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Way Out

I’ve been teaching high school for a while now.   Many of my students come from “inner-city” households, and all that entails.  Their lives are much different than how many of us grew up.  Sad to say, but I’ve pretty much heard it all from them.  Their choices are limited, and certain segments of our society know that.  A few years ago, one of my students came back to school after he graduated.  He stood in front of a table with two other young men with impeccable posture dressed in olive green, a new member of the aforementioned society.  Despite one’s beliefs, these people are legally just as entitled to “recruit” on campus, as the Lutherans in their short sleeve shirts and cheap ties handing out pocket-sized orange bibles from the sidewalk in front of the school.  I wrote a poem epitomizing the situation.

It was originally published at the link below.  This one’s for you Manny…

 

En(d)list

 
“My father’s in the army. He wants me to join. But I can’t work for that corporation.”
Lloyd Dobbler- Say Anything

Manny’s on leave from the Army
Says he’s gonna’ see the world
Germany, France, West Virginia
Says it’s easy and makes ya’ buff
Says he’s got Thursdays off
and he’s havin’ fun
Says he no longer has to worry
about drive-bys in the night
and eses on the corner that fight
Says he’s done writin’ essays in class
worrying about whether or not he’ll pass
cause he’s gonna’ be sergeant first-class
Says he’s tired of terrible teachers
who were first class dicks
stupid pricks
couldn’t think of anything else to pursue
Says no one can tell him what to do
and, and,
and FUCK UNIFORMS
he looks better in green than his whole platoon
He is free to be
‘cause Manny’s in the Army now.
 

http://verdadmagazine.org/vol3/poetry/romo.html

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About Daniel Romo

Author of When Kerosene's Involved (Mojave River Press, 2014) and Romancing Gravity (Silver Birch Press, 2013). I'm partial to prose poems. Alliteration. And fragments.

16 responses »

  1. Excellent. I’ll post it tomorrow or the day after. And I’ll help Greg promote by embedding his links. This will be one cool post.

    Reply
  2. aren’t they?
    I’ll shoot him a message…

    Reply
  3. This is one powerful piece of writing.

    But, it makes me wonder. We sit back and ask questions about how they don’t see the body bag when signing those papers…when they have already seen death, up close and personal.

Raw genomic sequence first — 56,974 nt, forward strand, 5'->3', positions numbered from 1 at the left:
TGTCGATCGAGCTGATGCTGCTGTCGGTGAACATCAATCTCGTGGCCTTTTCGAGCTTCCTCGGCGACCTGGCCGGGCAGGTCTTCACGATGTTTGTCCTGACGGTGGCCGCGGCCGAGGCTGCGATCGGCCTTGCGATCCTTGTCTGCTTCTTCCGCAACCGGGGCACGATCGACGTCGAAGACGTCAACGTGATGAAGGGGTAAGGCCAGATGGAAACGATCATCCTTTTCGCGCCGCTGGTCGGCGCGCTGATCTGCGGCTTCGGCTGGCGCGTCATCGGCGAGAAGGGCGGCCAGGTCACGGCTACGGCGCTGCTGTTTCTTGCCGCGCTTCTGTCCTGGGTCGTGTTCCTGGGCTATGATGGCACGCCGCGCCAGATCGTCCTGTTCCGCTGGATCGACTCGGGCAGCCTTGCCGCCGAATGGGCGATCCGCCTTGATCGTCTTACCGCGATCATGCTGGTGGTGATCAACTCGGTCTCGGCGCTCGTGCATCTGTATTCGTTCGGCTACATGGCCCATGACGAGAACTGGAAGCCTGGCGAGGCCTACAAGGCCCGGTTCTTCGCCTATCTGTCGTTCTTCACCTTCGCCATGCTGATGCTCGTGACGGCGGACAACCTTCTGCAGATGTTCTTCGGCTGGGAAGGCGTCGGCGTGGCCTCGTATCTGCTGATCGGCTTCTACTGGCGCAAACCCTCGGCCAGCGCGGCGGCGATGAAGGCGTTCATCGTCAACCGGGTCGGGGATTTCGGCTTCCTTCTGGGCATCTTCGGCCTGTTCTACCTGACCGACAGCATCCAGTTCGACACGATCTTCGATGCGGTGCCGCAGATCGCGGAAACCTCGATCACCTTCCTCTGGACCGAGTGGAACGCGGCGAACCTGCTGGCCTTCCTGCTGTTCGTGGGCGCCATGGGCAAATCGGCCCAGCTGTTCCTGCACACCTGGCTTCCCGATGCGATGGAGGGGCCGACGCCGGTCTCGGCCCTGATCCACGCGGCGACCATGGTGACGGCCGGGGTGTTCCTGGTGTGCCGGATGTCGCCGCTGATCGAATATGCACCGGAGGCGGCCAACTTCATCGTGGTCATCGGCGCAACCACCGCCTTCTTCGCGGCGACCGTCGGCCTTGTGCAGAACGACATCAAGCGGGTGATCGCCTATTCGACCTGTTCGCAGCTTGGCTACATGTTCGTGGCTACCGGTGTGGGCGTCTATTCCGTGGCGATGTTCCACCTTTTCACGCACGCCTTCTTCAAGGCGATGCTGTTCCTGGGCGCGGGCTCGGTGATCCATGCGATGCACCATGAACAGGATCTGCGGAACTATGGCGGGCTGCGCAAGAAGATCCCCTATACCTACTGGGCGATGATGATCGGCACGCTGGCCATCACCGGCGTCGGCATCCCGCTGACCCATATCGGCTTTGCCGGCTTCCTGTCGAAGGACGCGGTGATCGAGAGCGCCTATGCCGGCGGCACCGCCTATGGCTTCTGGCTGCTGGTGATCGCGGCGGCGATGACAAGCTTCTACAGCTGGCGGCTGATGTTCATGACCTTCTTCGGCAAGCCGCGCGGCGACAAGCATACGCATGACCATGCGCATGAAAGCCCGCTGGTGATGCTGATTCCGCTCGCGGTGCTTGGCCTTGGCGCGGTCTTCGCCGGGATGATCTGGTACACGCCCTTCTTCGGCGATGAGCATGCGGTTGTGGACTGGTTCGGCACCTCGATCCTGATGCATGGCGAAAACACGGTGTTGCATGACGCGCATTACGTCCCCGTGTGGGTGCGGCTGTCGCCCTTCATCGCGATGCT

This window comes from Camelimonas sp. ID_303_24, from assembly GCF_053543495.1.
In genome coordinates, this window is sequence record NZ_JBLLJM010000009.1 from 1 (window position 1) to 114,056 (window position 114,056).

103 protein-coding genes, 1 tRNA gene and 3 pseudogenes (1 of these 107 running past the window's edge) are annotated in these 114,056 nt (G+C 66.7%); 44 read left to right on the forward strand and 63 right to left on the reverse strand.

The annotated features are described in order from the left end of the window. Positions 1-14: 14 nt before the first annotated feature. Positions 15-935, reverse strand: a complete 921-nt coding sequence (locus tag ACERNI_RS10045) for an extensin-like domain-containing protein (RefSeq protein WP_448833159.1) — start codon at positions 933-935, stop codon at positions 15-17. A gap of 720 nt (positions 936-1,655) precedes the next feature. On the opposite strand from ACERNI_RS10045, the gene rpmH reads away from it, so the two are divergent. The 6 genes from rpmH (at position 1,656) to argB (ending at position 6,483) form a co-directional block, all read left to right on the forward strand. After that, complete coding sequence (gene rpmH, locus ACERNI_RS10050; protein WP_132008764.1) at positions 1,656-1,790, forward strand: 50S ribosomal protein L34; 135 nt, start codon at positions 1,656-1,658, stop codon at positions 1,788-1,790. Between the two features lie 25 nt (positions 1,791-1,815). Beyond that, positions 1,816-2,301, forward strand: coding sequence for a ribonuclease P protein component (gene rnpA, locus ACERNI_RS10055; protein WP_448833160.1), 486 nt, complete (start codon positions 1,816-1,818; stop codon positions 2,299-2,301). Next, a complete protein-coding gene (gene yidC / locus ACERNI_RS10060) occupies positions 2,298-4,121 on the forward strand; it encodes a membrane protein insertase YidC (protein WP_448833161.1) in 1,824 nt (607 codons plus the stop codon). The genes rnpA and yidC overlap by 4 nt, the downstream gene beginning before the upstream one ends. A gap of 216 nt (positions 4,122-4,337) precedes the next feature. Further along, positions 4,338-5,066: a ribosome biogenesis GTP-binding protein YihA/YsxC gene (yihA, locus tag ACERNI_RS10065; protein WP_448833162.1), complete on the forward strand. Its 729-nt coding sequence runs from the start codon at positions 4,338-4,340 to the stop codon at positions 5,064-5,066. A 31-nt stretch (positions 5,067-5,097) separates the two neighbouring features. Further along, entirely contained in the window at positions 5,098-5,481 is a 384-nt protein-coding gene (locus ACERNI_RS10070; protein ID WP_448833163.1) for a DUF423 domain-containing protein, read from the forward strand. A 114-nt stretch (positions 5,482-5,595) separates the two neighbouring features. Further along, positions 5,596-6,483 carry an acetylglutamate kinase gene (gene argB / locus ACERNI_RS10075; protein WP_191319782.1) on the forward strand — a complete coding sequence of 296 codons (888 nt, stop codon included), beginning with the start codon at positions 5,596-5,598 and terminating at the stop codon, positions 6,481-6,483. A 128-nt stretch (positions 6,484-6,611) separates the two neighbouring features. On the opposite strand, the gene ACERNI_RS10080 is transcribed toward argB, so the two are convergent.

How many of these young men and women make to their 20’s without a record? Without some hope? This is an honest and honorable way out in my view.

    There is no shame in putting ones life on the line and taking the chance of dying. Except in this case it would be for something better, something greater than the cheapness of life they came from.

    I am impressed with this poem. I am likewise impressed in how it made me think. That’s a heck of a combination.

    Reply
    • I’m thankful you like the poem Mark, and it made you think. And there is honor in serving. But I’ve seen too many young people not receive what they thought they signed up for. And in the end, they have a sense of, “Okay, now what? I’m back to square one.” Ya’ know?

      Reply
      • yeah, I know.
        and it’s the way they lie to them and make them think it’s the only way to make something of themselves…I’ve seen too many good kids swallowed up whole.

        hey–that’s not why I came! your poem on gloom cupboard makes me think of a friend of mine. He does these ‘art cars…’ if you’ve heard of that? this is his photostream–some of his pics look like your poem!

        http://www.flickr.com/photos/thatcar/collections/72157606596769711/

      • Wow Angie! Those pics are epic. Can you ask him if I can use one for a future post? They would go perfectly with one of the poems.

      • hey–just heard from Greg. (Oh, his name is greg phelps, btw. we went to high school together 150 years ago…)

        he loves the idea!! he said he’s been thinking about doing a book of the photos to promote the cars, but maybe a photo/poem thing would be even better. anyway–he’s cool with it as long as you credit him and link to his flickr page. (and he says he wants a cut if you sell anything…)

        anyway–don’t know if you fb or not but if you do, here’s greg. he said he’d stop over here and check out your stuff.

        http://www.facebook.com/people/Greg-Phelps/528383469

  4. hey–I like this one, too. I like your style.

    you captured that sad swagger pretty well.
    they don’t see the body bags when they’re signing those papers, do they?

    Reply
  5. One more thing…I really, really like your poems in Gloom Cupboard!

    Reply
    • Thanks! Those are two I submitted as part of my ten pages in my grad school portfolio. Cross your fingers. The doll one was actually based off a true setting.

      Reply
  6. PS: I did some poets-in-the-schools work in a similar area. Those kids have amazing stories to tell.

    Reply
    • Even if one has never heard of many cities in CA, I’m quite sure they’ve heard of Compton. I taught there my first two years.

      Reply
  7. This captures the scene so well. I can picture that boy, his posturing, his voice.

    On the one hand, the army is a viable alternative, and free, on the other, when you ahve no other choice, and with the way the world is today, it is pretty sad that a sure ticket to a war zone is the only way out. On the other hand, sounds like his home was a warzone. So much is unfair…

    Can you tell I’m on the fence? My father is a veteran, my cousins and uncles…I grew up in a very pro-America town. And now I am an artist in a very anti-war town…

    Reply

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